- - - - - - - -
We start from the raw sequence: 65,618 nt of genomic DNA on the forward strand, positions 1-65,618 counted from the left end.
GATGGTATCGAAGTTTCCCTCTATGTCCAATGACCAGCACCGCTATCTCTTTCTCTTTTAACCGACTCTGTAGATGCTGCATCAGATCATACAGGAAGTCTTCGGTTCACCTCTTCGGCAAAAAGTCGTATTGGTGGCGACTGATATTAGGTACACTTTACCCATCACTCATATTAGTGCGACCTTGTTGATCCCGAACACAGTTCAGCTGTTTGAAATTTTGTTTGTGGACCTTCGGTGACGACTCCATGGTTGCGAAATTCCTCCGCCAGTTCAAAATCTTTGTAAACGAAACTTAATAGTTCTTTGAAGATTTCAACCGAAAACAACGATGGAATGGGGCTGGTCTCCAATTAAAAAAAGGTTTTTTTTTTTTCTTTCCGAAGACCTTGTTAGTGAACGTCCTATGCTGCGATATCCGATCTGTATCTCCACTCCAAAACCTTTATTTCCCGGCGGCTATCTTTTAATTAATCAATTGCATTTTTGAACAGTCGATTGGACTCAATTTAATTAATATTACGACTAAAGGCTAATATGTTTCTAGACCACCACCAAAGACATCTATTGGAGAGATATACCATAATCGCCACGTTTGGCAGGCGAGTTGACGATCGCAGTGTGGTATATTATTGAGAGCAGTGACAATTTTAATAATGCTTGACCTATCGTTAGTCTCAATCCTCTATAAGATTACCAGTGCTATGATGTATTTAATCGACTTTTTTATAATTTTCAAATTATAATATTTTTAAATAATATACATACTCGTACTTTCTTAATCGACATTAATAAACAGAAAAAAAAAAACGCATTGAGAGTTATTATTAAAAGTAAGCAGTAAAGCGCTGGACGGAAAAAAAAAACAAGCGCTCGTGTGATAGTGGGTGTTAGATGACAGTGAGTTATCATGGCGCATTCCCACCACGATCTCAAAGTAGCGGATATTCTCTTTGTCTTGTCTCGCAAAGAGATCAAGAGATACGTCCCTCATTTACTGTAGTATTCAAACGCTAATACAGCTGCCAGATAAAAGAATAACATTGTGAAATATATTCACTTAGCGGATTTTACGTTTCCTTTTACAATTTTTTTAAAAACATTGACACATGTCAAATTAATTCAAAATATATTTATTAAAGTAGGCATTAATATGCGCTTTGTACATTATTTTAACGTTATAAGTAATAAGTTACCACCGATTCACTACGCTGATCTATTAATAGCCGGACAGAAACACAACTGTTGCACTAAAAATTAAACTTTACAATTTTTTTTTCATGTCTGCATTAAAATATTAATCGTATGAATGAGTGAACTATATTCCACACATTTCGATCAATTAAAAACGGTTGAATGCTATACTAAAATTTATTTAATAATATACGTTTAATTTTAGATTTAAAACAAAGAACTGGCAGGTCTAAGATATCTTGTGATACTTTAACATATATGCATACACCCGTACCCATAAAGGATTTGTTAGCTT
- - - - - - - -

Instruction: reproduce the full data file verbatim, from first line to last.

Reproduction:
We start from the raw sequence: 65,618 nt of genomic DNA on the forward strand, positions 1-65,618 counted from the left end.
GATGGTATCGAAGTTTCCCTCTATGTCCAATGACCAGCACCGCTATCTCTTTCTCTTTTAACCGACTCTGTAGATGCTGCATCAGATCATACAGGAAGTCTTCGGTTCACCTCTTCGGCAAAAAGTCGTATTGGTGGCGACTGATATTAGGTACACTTTACCCATCACTCATATTAGTGCGACCTTGTTGATCCCGAACACAGTTCAGCTGTTTGAAATTTTGTTTGTGGACCTTCGGTGACGACTCCATGGTTGCGAAATTCCTCCGCCAGTTCAAAATCTTTGTAAACGAAACTTAATAGTTCTTTGAAGATTTCAACCGAAAACAACGATGGAATGGGGCTGGTCTCCAATTAAAAAAAGGTTTTTTTTTTTTCTTTCCGAAGACCTTGTTAGTGAACGTCCTATGCTGCGATATCCGATCTGTATCTCCACTCCAAAACCTTTATTTCCCGGCGGCTATCTTTTAATTAATCAATTGCATTTTTGAACAGTCGATTGGACTCAATTTAATTAATATTACGACTAAAGGCTAATATGTTTCTAGACCACCACCAAAGACATCTATTGGAGAGATATACCATAATCGCCACGTTTGGCAGGCGAGTTGACGATCGCAGTGTGGTATATTATTGAGAGCAGTGACAATTTTAATAATGCTTGACCTATCGTTAGTCTCAATCCTCTATAAGATTACCAGTGCTATGATGTATTTAATCGACTTTTTTATAATTTTCAAATTATAATATTTTTAAATAATATACATACTCGTACTTTCTTAATCGACATTAATAAACAGAAAAAAAAAAACGCATTGAGAGTTATTATTAAAAGTAAGCAGTAAAGCGCTGGACGGAAAAAAAAAACAAGCGCTCGTGTGATAGTGGGTGTTAGATGACAGTGAGTTATCATGGCGCATTCCCACCACGATCTCAAAGTAGCGGATATTCTCTTTGTCTTGTCTCGCAAAGAGATCAAGAGATACGTCCCTCATTTACTGTAGTATTCAAACGCTAATACAGCTGCCAGATAAAAGAATAACATTGTGAAATATATTCACTTAGCGGATTTTACGTTTCCTTTTACAATTTTTTTAAAAACATTGACACATGTCAAATTAATTCAAAATATATTTATTAAAGTAGGCATTAATATGCGCTTTGTACATTATTTTAACGTTATAAGTAATAAGTTACCACCGATTCACTACGCTGATCTATTAATAGCCGGACAGAAACACAACTGTTGCACTAAAAATTAAACTTTACAATTTTTTTTTCATGTCTGCATTAAAATATTAATCGTATGAATGAGTGAACTATATTCCACACATTTCGATCAATTAAAAACGGTTGAATGCTATACTAAAATTTATTTAATAATATACGTTTAATTTTAGATTTAAAACAAAGAACTGGCAGGTCTAAGATATCTTGTGATACTTTAACATATATGCATACACCCGTACCCATAAAGGATTTGTTAGCTT